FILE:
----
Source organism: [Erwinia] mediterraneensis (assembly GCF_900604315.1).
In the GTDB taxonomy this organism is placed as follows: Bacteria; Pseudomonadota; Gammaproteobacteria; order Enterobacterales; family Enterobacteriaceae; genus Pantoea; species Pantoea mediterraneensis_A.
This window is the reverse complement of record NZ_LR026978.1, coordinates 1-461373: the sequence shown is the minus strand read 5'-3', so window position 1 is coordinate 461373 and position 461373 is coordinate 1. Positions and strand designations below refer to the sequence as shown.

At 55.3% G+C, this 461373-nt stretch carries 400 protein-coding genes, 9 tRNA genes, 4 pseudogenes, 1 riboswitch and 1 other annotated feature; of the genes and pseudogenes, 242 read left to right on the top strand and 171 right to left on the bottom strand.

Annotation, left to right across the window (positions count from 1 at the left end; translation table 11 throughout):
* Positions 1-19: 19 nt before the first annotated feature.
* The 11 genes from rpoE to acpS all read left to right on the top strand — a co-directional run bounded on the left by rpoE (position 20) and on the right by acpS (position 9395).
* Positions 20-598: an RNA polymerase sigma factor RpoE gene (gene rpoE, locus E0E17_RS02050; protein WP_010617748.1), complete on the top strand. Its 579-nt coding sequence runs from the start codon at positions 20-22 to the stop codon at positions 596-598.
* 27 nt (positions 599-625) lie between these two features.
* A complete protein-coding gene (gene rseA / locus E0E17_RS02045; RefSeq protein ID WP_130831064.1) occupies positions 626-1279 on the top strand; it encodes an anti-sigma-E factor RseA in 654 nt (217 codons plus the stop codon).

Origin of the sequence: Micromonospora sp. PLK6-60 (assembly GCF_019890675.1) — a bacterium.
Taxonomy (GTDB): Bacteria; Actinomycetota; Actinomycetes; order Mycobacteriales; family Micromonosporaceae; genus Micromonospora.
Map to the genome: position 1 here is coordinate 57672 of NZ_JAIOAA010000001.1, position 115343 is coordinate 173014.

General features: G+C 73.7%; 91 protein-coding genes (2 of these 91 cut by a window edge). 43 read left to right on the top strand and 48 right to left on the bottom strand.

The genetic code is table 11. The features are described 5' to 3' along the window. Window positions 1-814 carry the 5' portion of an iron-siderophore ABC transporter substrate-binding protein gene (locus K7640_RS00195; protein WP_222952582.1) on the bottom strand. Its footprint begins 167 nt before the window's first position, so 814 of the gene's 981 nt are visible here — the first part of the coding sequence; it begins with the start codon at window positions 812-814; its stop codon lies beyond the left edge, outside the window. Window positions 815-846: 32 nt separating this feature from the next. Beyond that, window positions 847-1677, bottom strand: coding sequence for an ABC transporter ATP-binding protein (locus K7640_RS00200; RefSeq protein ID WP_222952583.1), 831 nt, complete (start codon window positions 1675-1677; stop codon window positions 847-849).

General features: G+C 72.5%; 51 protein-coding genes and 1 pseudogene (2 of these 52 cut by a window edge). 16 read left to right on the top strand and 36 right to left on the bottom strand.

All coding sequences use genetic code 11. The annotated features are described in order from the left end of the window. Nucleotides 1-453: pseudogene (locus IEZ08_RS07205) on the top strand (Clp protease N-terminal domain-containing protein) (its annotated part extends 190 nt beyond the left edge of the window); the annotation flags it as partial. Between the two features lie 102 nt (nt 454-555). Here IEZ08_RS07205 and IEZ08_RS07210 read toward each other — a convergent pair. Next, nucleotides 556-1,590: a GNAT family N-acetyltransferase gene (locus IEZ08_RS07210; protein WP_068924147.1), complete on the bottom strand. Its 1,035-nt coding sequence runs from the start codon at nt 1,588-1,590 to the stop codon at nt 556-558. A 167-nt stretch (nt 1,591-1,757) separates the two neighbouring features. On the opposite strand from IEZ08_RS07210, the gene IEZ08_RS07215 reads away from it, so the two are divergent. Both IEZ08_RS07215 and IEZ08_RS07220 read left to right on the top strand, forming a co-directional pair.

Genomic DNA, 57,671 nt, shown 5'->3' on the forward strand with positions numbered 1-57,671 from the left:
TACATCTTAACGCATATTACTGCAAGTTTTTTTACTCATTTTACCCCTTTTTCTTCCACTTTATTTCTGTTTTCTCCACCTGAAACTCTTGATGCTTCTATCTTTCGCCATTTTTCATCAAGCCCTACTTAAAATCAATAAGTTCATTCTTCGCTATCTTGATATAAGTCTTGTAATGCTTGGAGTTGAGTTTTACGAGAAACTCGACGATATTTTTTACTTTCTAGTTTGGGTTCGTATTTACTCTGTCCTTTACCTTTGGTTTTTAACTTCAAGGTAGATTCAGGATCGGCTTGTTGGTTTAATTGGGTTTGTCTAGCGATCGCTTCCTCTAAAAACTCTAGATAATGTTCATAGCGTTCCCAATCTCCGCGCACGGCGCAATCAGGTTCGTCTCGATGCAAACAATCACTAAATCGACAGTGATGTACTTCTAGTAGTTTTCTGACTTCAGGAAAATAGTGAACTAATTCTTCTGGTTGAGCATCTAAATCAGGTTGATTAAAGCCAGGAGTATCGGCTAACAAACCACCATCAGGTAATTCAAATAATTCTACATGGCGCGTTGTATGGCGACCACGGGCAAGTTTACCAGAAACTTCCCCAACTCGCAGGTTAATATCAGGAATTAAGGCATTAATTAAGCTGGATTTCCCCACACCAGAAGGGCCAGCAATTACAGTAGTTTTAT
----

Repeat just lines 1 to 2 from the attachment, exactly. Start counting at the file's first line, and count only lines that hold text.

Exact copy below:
Source organism: [Erwinia] mediterraneensis (assembly GCF_900604315.1).
In the GTDB taxonomy this organism is placed as follows: Bacteria; Pseudomonadota; Gammaproteobacteria; order Enterobacterales; family Enterobacteriaceae; genus Pantoea; species Pantoea mediterraneensis_A.